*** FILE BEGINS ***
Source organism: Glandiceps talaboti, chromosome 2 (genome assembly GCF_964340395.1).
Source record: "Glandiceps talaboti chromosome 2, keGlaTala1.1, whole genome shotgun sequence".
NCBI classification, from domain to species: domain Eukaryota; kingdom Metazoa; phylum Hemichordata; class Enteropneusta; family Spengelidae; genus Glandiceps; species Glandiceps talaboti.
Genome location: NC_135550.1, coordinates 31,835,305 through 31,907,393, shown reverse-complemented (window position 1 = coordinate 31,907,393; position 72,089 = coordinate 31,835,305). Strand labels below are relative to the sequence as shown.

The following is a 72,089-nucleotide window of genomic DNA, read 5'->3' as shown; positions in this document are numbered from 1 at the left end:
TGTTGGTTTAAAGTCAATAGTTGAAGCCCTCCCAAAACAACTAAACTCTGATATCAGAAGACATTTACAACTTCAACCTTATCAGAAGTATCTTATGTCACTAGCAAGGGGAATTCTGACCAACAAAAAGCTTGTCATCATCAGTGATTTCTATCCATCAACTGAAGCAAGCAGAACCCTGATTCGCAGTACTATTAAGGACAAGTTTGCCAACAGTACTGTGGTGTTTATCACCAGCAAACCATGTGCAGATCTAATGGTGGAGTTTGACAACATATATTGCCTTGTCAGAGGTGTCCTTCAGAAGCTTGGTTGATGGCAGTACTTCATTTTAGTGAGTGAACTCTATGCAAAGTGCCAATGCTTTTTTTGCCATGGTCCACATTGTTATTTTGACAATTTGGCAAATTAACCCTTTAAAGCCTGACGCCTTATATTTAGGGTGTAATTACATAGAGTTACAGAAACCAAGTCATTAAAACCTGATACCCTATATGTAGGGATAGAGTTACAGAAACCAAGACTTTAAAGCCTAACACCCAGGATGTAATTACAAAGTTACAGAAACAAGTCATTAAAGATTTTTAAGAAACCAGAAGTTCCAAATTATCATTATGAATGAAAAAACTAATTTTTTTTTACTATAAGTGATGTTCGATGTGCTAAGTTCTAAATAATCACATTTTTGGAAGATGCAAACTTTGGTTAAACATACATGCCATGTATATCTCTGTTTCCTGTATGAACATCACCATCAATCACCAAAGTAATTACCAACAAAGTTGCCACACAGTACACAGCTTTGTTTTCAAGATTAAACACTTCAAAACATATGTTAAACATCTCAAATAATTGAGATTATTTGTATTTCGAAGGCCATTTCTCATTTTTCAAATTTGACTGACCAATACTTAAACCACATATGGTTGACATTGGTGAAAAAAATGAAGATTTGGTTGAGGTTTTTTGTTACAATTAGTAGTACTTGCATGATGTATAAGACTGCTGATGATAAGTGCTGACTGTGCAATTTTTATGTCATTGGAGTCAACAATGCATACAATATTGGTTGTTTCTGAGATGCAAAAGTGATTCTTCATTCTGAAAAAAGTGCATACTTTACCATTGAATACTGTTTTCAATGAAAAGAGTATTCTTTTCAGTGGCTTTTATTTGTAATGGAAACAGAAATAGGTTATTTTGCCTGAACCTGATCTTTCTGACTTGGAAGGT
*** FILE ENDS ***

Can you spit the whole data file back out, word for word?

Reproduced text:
Source organism: Glandiceps talaboti, chromosome 2 (genome assembly GCF_964340395.1).
Source record: "Glandiceps talaboti chromosome 2, keGlaTala1.1, whole genome shotgun sequence".
NCBI classification, from domain to species: domain Eukaryota; kingdom Metazoa; phylum Hemichordata; class Enteropneusta; family Spengelidae; genus Glandiceps; species Glandiceps talaboti.
Genome location: NC_135550.1, coordinates 31,835,305 through 31,907,393, shown reverse-complemented (window position 1 = coordinate 31,907,393; position 72,089 = coordinate 31,835,305). Strand labels below are relative to the sequence as shown.

The following is a 72,089-nucleotide window of genomic DNA, read 5'->3' as shown; positions in this document are numbered from 1 at the left end:
TGTTGGTTTAAAGTCAATAGTTGAAGCCCTCCCAAAACAACTAAACTCTGATATCAGAAGACATTTACAACTTCAACCTTATCAGAAGTATCTTATGTCACTAGCAAGGGGAATTCTGACCAACAAAAAGCTTGTCATCATCAGTGATTTCTATCCATCAACTGAAGCAAGCAGAACCCTGATTCGCAGTACTATTAAGGACAAGTTTGCCAACAGTACTGTGGTGTTTATCACCAGCAAACCATGTGCAGATCTAATGGTGGAGTTTGACAACATATATTGCCTTGTCAGAGGTGTCCTTCAGAAGCTTGGTTGATGGCAGTACTTCATTTTAGTGAGTGAACTCTATGCAAAGTGCCAATGCTTTTTTTGCCATGGTCCACATTGTTATTTTGACAATTTGGCAAATTAACCCTTTAAAGCCTGACGCCTTATATTTAGGGTGTAATTACATAGAGTTACAGAAACCAAGTCATTAAAACCTGATACCCTATATGTAGGGATAGAGTTACAGAAACCAAGACTTTAAAGCCTAACACCCAGGATGTAATTACAAAGTTACAGAAACAAGTCATTAAAGATTTTTAAGAAACCAGAAGTTCCAAATTATCATTATGAATGAAAAAACTAATTTTTTTTTACTATAAGTGATGTTCGATGTGCTAAGTTCTAAATAATCACATTTTTGGAAGATGCAAACTTTGGTTAAACATACATGCCATGTATATCTCTGTTTCCTGTATGAACATCACCATCAATCACCAAAGTAATTACCAACAAAGTTGCCACACAGTACACAGCTTTGTTTTCAAGATTAAACACTTCAAAACATATGTTAAACATCTCAAATAATTGAGATTATTTGTATTTCGAAGGCCATTTCTCATTTTTCAAATTTGACTGACCAATACTTAAACCACATATGGTTGACATTGGTGAAAAAAATGAAGATTTGGTTGAGGTTTTTTGTTACAATTAGTAGTACTTGCATGATGTATAAGACTGCTGATGATAAGTGCTGACTGTGCAATTTTTATGTCATTGGAGTCAACAATGCATACAATATTGGTTGTTTCTGAGATGCAAAAGTGATTCTTCATTCTGAAAAAAGTGCATACTTTACCATTGAATACTGTTTTCAATGAAAAGAGTATTCTTTTCAGTGGCTTTTATTTGTAATGGAAACAGAAATAGGTTATTTTGCCTGAACCTGATCTTTCTGACTTGGAAGGT